What's In A Response?

September 17, 2010
Hands clasped together

Of all the interventions that the Nonviolent Crisis Intervention® training program advocates, one of my favorites is "give a rational response." It's the intervention recommended in the Verbal Escalation ContinuumSM for how to respond to an information-seeking question. I like it because it's a principle-based, commonsense strategy that's not only part of a holistic approach, it's also the underlying theme for every single intervention that CPI promotes. It works well when given a chance.

However, whenever I ask a group of participants what they think should be a response for an information-seeking question, I often hear, "Answer the question." Seems to make sense, but the problem with this approach is that human service professionals often answer questions in irrational ways. "When can you go home? When we are darn good and ready to let you go home, that's when!" In this case, the question is answered more or less, but in an irrational way that could lead to escalation of behavior. Something else that needs to be considered is that the employee being asked may not know the answer. You can still give a rational response by being honest and informing the person asking the question that you don't know the answer . . . but you can help them find it.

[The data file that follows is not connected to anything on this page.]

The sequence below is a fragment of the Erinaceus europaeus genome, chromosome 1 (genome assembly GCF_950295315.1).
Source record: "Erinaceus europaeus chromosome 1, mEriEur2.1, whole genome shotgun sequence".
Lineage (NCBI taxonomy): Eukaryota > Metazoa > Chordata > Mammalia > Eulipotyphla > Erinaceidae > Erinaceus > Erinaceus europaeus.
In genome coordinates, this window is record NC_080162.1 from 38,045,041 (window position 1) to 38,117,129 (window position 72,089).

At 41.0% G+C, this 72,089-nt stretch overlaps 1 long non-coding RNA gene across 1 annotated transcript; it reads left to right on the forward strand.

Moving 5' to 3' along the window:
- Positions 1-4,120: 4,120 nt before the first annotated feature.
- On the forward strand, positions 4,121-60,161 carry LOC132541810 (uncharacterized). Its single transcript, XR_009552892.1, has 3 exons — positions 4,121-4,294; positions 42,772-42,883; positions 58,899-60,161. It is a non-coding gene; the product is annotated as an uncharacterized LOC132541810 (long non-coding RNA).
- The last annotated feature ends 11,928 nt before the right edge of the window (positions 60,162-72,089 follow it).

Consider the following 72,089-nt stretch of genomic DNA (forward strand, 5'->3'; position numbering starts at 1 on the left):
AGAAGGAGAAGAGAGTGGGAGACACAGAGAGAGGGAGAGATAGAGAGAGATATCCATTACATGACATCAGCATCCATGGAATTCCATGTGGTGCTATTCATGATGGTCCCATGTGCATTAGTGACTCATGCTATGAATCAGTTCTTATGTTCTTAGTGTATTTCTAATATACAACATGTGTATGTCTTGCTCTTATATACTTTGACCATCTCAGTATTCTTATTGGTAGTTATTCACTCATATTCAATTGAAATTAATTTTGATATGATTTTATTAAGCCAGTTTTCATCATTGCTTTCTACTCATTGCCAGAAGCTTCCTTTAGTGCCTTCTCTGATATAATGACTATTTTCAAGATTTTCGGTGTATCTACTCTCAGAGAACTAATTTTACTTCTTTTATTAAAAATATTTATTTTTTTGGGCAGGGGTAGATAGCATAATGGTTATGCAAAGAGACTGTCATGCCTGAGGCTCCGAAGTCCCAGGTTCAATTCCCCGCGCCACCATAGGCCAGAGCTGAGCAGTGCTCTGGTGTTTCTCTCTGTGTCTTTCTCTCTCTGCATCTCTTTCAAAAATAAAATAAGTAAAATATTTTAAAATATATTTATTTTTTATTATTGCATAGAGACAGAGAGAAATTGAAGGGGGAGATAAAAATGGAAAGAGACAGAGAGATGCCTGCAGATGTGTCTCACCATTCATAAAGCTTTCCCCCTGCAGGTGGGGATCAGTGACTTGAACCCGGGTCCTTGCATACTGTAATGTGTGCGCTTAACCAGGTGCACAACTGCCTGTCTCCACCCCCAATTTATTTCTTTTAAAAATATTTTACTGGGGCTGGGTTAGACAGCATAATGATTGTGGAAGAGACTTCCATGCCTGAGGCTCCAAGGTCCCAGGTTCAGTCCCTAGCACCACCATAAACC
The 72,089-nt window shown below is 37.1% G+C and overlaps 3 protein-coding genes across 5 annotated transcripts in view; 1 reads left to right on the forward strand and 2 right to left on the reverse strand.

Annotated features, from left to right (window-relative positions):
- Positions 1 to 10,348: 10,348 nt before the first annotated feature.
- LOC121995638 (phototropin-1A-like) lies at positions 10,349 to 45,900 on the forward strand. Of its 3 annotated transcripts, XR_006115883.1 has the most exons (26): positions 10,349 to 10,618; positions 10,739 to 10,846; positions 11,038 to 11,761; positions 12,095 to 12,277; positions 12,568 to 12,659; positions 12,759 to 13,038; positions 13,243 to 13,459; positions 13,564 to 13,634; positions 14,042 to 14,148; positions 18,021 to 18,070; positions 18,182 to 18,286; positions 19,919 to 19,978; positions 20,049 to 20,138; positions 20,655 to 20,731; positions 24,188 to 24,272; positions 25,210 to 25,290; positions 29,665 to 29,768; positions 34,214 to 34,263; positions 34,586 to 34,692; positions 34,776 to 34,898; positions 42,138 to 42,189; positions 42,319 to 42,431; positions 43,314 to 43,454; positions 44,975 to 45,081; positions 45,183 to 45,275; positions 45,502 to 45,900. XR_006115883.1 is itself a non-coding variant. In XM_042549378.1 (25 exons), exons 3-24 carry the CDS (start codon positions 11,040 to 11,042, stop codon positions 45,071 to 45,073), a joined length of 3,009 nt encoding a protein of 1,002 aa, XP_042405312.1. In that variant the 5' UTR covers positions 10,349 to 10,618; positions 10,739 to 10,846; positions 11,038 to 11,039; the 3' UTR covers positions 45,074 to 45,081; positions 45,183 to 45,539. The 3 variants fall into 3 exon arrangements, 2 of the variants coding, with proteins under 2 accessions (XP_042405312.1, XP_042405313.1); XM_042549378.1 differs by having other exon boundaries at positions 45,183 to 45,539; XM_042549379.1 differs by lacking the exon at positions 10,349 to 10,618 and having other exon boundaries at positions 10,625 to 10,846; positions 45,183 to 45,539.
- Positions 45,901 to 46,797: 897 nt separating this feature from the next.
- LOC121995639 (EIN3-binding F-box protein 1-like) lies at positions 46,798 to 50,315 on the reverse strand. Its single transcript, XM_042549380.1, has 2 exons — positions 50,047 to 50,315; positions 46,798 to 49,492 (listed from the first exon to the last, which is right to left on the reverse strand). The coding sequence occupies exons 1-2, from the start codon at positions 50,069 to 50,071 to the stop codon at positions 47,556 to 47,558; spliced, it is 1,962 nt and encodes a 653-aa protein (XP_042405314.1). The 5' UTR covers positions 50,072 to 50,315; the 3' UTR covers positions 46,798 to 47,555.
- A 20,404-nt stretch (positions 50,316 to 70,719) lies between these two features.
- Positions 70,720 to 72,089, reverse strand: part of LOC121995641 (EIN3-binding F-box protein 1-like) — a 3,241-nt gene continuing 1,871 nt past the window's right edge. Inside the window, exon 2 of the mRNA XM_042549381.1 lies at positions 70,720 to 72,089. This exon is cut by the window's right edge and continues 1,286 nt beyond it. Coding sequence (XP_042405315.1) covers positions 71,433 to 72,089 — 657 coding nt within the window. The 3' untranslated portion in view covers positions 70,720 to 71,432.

Checking in to a hotel in D.C. a few years ago had me asking a lot of  information-seeking questions at the front desk. I expected some level of satisfaction, as the young man behind the desk looked (deceivingly!) fairly competent. "Can you tell me where I can find the closest bus stop? I don't have a car." Without even looking up from his computer, he responded that he didn't know. Okaaaay . . . not real helpful, but I decided to test the waters again anyway. "I really like ethnic food. Do you know if there are any Thai restaurants in the area?" He looked up at me like I was wasting his time and told me that there was a fast-food restaurant just down the street. Strike two! Being a glutton for punishment, I decided to try one final time. "I see that you have a computer in the lobby. Can I get complimentary access to the Internet on that computer?" He looked up and down the lobby and in a surprised tone exclaimed, "We have a computer?!" Hopefully not the best employee and certainly not the brightest. Giving me a bus schedule, providing me with the yellow pages, or calling his manager would have been great ways to give rational responses.

Here's the bottom line. Patients, students, clients, and others will not take offense if you don't know the answer to their questions. What they will not accept is if that's where you stop. "I don't know, but I'll find out," or " Here's a way that you can find out" are acceptable answers that are consistent with rational responses. So let's go the extra mile to keep people from escalating any further.

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